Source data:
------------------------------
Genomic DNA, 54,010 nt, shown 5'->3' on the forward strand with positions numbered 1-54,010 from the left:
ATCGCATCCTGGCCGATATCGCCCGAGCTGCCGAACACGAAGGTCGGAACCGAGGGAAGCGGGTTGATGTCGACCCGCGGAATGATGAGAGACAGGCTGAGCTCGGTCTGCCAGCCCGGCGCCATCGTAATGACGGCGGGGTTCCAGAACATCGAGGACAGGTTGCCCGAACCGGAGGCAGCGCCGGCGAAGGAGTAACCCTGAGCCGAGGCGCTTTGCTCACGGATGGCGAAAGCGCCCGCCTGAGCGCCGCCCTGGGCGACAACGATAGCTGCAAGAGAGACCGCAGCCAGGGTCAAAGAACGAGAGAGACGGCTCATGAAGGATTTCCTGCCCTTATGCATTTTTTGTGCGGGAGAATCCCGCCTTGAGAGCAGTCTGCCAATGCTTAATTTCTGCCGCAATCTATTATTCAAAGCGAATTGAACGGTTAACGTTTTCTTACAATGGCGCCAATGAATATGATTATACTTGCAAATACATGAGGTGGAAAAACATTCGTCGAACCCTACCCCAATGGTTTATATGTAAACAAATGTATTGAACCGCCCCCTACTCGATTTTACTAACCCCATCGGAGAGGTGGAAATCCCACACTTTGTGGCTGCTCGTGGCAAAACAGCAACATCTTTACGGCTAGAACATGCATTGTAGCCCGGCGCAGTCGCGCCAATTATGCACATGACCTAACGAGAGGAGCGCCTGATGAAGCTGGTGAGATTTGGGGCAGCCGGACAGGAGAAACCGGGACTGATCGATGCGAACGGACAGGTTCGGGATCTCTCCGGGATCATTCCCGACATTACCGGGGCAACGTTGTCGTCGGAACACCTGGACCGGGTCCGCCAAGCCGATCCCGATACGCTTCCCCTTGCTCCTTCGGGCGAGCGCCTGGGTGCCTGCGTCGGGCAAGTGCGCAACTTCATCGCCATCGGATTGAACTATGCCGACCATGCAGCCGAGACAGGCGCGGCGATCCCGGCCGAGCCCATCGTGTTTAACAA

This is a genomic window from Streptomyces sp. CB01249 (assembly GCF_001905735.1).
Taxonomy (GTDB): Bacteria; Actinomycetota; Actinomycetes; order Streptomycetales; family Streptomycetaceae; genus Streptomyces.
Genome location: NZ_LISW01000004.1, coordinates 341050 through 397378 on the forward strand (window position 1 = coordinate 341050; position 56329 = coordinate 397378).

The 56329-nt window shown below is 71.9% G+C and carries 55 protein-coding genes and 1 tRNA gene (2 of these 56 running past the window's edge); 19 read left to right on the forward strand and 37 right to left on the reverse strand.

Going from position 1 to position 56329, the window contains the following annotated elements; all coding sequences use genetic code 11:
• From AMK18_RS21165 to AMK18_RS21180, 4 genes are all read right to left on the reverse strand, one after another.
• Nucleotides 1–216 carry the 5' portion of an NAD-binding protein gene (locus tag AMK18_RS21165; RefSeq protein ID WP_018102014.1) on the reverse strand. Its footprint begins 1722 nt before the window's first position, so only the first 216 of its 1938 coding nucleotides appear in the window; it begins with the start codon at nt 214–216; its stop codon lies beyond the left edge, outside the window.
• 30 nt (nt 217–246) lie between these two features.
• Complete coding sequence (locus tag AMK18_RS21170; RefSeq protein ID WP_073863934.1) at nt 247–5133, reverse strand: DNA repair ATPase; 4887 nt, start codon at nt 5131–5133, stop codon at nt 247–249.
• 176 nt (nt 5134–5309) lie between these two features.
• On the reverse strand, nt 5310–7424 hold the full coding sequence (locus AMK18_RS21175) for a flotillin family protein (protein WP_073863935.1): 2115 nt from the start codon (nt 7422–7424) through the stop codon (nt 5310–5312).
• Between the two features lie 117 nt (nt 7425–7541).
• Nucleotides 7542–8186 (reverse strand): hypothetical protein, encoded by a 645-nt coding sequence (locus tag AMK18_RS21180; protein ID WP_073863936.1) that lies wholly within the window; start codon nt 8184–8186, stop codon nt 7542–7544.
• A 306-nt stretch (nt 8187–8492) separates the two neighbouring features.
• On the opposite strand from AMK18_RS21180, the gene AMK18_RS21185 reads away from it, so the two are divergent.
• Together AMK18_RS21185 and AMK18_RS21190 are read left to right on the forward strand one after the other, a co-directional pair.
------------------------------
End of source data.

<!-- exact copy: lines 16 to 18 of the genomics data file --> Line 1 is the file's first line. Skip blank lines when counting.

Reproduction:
• A 306-nt stretch (nt 8187–8492) separates the two neighbouring features.
• On the opposite strand from AMK18_RS21180, the gene AMK18_RS21185 reads away from it, so the two are divergent.
• Together AMK18_RS21185 and AMK18_RS21190 are read left to right on the forward strand one after the other, a co-directional pair.